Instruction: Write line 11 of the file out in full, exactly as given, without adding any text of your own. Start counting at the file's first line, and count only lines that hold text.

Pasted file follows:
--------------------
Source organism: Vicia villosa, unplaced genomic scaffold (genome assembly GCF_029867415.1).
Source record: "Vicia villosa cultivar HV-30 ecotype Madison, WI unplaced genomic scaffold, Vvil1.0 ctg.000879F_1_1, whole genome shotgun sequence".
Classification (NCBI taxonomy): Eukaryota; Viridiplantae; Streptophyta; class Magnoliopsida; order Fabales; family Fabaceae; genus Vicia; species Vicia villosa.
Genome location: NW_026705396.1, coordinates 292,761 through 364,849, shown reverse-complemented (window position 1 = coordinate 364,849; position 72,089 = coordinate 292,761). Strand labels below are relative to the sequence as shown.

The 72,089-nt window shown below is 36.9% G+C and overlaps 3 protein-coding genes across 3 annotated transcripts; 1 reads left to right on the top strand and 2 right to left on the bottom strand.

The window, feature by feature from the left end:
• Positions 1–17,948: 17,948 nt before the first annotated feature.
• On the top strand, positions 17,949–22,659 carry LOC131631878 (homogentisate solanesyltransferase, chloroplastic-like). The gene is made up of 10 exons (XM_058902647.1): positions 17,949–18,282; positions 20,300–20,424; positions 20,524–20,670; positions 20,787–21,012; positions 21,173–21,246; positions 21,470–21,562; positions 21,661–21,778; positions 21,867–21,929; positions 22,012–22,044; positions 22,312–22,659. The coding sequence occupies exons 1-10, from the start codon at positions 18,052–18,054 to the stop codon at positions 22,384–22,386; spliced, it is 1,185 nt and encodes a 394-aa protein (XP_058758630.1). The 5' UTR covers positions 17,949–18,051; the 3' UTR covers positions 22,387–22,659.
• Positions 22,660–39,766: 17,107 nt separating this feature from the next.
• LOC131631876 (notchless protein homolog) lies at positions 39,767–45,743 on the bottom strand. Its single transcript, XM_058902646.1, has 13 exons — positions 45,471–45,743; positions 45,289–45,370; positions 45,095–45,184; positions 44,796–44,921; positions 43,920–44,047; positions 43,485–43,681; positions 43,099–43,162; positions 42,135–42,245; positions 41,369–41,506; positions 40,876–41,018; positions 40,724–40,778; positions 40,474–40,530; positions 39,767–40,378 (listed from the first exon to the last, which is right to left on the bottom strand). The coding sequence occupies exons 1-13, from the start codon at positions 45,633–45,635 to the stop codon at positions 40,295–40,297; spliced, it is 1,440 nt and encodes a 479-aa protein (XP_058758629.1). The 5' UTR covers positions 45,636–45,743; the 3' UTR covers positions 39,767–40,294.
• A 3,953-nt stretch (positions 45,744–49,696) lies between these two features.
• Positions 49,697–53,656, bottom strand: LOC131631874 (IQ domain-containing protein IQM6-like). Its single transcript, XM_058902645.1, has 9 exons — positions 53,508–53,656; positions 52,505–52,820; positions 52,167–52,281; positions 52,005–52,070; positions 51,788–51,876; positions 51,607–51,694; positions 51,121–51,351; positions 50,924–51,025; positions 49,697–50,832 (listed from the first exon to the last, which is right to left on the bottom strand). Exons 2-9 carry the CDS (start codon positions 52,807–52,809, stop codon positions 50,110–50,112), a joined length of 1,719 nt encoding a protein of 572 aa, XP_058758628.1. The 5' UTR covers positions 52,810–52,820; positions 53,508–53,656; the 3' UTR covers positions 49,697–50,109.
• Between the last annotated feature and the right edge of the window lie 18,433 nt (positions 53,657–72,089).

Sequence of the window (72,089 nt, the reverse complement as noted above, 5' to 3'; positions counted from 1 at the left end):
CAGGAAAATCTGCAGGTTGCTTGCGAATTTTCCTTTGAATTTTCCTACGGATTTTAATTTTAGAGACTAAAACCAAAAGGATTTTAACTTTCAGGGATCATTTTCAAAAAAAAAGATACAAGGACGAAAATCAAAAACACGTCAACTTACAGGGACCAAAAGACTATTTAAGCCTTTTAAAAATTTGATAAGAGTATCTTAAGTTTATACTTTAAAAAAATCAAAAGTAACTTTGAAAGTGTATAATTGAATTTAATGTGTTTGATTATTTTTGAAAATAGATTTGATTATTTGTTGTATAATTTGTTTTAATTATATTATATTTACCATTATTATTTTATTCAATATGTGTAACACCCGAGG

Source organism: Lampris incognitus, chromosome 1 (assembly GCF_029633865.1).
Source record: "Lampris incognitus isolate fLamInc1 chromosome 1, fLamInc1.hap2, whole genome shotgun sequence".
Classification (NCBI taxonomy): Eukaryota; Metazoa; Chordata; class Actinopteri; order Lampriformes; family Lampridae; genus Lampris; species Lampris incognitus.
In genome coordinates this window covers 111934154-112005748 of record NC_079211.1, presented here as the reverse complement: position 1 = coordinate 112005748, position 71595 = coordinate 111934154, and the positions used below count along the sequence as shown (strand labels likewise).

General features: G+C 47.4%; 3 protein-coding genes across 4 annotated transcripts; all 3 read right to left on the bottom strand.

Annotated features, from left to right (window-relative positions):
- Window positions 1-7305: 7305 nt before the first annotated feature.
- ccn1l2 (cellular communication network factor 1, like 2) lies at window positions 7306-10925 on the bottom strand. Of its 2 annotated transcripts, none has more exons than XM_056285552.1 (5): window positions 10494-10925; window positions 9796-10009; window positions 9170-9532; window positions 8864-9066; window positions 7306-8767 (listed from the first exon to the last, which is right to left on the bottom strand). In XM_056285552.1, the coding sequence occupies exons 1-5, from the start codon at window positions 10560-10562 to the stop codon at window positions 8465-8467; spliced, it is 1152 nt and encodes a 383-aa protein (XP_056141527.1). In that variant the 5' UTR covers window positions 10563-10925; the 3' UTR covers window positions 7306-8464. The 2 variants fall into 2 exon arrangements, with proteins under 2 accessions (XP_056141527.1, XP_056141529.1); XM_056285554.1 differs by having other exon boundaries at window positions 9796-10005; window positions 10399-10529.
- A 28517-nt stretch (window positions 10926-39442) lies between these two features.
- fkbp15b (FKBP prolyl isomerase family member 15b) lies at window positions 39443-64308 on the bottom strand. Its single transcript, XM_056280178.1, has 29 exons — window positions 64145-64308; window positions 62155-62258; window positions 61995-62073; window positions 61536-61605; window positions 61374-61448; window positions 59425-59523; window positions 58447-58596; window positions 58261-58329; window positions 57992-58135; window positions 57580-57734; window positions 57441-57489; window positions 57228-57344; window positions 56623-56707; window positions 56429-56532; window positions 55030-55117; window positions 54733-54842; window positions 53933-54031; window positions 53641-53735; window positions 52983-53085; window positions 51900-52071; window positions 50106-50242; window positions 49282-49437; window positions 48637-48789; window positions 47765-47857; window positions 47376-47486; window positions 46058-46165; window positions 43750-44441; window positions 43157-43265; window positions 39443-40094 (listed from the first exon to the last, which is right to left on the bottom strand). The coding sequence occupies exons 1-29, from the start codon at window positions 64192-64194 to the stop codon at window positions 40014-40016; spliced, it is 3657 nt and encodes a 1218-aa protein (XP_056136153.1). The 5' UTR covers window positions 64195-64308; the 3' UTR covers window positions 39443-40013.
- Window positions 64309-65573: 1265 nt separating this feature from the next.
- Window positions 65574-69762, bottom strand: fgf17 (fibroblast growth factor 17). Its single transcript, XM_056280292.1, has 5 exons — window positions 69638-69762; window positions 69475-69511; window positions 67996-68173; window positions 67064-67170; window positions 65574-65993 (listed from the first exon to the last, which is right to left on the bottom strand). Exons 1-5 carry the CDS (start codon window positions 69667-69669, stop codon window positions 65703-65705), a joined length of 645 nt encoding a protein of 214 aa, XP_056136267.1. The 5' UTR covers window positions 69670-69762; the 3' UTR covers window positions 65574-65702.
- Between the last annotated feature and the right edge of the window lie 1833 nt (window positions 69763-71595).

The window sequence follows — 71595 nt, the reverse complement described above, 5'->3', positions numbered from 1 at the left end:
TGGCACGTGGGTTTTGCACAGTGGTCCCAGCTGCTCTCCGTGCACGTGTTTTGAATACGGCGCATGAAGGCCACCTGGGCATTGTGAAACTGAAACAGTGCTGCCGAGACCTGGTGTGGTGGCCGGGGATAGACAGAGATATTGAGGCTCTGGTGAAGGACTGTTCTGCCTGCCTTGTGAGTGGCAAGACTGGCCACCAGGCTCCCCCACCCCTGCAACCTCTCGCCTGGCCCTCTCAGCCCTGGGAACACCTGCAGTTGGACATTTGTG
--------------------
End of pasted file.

• A 3,953-nt stretch (positions 45,744–49,696) lies between these two features.